What Happens if Creditors Object to a Virtual Meeting?
The use of virtual meetings as a decision-making procedure in insolvency cases is a change that has recently been introduced by the Insolvency Rules 2016. Bringing the Insolvency Rules in line with the rise in electronic communication will help to reduce the cost of liquidation, which can only be a good thing for all involved. It will also reduce the reliance on physical creditors’ meetings, which are often only attended by the insolvency practitioner and the company directors. But the use of virtual meetings will also raise some questions and may even be rejected by the company creditors as the decision-making procedure of choice. Instead, they may request that a physical meeting of the creditors is convened.
How to call a Virtual Meeting of Creditors?
Virtual meetings are called in a similar way to physical meetings. The insolvency practitioner must give notice of their intention to call a virtual meeting along with details of the proposed decision, the date of the meeting, the platform to be used and any passwords or access codes the creditors will need to access the platform.
A virtual meeting of creditors must also be advertised in the London Gazette, as a physical meeting would be, and involve proxy forms, which can be delivered anytime up to the start of the meeting. Proofs of debt will also need to be delivered to the insolvency practitioner by 4pm the day before the meeting.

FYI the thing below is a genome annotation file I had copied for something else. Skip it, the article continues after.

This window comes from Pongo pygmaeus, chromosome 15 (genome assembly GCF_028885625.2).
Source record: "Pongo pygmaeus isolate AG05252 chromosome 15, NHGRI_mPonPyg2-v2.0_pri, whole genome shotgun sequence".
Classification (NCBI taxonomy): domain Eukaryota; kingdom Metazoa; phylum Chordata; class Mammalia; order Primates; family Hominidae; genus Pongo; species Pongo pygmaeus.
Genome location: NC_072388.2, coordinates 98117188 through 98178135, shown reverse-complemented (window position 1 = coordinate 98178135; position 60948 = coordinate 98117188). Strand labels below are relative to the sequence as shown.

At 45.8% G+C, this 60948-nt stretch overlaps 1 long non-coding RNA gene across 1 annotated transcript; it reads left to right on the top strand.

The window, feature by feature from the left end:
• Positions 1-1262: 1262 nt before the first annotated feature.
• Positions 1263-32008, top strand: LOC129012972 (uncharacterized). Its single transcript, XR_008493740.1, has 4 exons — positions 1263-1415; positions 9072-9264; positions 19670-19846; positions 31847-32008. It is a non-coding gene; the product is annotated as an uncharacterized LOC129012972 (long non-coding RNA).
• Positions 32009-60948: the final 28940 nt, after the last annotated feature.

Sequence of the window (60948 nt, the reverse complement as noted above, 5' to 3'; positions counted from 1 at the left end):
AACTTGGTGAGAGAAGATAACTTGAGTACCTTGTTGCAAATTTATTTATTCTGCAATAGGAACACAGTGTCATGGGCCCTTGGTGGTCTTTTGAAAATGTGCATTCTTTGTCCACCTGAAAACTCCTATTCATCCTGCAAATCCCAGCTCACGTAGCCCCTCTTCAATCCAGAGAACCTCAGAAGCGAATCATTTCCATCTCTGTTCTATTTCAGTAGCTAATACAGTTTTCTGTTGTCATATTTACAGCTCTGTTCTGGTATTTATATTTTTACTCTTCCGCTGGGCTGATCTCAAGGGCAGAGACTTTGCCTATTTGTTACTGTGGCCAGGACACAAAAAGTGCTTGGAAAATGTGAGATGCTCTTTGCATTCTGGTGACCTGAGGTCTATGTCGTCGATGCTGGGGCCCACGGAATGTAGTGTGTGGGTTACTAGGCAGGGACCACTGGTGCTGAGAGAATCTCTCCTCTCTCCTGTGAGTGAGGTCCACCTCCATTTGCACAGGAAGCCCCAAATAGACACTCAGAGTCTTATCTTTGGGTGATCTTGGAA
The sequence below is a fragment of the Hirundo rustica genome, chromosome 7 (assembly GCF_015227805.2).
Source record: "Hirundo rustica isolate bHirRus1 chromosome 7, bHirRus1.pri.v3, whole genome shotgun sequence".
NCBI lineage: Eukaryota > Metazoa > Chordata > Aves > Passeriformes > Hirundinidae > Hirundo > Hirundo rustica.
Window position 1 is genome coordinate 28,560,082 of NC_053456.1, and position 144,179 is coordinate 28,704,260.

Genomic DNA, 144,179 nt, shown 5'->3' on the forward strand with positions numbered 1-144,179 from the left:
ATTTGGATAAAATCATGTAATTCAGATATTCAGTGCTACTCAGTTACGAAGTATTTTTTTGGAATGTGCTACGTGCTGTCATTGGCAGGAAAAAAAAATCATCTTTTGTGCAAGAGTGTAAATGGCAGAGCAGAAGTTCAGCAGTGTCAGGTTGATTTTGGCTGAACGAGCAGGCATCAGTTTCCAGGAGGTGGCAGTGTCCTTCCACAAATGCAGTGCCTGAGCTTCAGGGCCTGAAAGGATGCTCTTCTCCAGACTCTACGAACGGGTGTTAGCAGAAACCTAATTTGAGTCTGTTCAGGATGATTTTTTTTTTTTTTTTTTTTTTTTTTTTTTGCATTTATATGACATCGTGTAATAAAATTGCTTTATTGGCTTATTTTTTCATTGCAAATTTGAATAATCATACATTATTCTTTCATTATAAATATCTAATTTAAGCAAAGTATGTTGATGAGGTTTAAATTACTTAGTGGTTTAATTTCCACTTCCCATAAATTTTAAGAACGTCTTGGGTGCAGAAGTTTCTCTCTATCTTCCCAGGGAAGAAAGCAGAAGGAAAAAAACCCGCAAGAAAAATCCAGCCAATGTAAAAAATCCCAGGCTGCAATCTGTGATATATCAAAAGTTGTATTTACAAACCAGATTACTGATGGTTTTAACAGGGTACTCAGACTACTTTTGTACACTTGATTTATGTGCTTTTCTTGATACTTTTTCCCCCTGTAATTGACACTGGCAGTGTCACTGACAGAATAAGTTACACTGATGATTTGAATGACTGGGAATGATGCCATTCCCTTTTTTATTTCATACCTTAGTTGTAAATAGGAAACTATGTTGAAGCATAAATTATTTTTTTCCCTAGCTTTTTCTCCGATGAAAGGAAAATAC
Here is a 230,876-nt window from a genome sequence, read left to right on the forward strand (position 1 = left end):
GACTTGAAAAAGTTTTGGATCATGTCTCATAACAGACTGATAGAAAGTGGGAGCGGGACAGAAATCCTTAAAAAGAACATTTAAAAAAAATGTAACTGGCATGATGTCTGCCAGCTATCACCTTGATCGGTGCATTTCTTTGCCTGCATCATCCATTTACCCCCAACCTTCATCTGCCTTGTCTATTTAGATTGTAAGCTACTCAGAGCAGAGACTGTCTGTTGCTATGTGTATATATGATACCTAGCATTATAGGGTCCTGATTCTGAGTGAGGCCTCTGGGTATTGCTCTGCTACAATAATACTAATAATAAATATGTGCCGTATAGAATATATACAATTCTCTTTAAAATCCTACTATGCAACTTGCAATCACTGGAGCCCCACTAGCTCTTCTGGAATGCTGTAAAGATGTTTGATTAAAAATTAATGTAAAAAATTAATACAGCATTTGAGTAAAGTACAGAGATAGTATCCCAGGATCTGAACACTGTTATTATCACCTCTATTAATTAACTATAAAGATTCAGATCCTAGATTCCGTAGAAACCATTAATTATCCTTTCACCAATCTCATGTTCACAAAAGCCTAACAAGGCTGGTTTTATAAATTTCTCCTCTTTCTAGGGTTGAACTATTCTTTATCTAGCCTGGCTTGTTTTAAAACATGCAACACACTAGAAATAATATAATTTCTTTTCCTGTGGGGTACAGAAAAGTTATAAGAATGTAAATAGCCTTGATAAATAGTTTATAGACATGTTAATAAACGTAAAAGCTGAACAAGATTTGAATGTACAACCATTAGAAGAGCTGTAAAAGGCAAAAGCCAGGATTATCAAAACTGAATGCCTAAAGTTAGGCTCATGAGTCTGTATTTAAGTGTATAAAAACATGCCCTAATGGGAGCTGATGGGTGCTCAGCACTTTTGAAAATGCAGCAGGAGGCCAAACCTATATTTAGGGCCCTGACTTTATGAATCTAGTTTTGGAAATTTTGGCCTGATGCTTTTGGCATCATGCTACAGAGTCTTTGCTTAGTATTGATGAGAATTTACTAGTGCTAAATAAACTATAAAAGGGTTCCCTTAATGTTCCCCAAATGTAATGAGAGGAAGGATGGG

Security of process will undoubtedly be one of the biggest concerns for insolvency practitioners when calling a virtual meeting. For example, how can they be sure that any online broadcast of a virtual meeting is kept confidential and secure? Equally, finding a suitable platform on which to hold the virtual meeting could present a challenge.
IPs need to be able to identify attendees, particularly when they join and leave, and block access to those who are not entitled to attend the virtual meeting. There’s also the risk of having an ‘excluded person’ i.e. someone who was entitled to attend but could not due to connectivity or technological constraints. These are all issues insolvency practitioners and creditors need to consider carefully.
Objecting to a Creditors Meeting
Although cumbersome and risky, virtual meetings are the only effective way, short of calling a physical meeting, to negotiate a decision directly. However, it may be that the creditors would prefer the decision is made in another way.
As with the deemed consent process, on receiving the notice of a virtual meeting, a creditor can react by rejecting the virtual meeting and requesting a physical meeting. They have five days after the delivery of the notice of the decision-making procedure to deliver their request. A physical meeting must then be called by the insolvency practitioner if the ‘10/10/10’ thresholds apply. That is, if…
- 10 percent of creditors by value
- 10 percent of creditors by number
- 10 creditors
…explicitly request for a physical meeting to be called. The IP then has three days to convene a physical meeting of the creditors.
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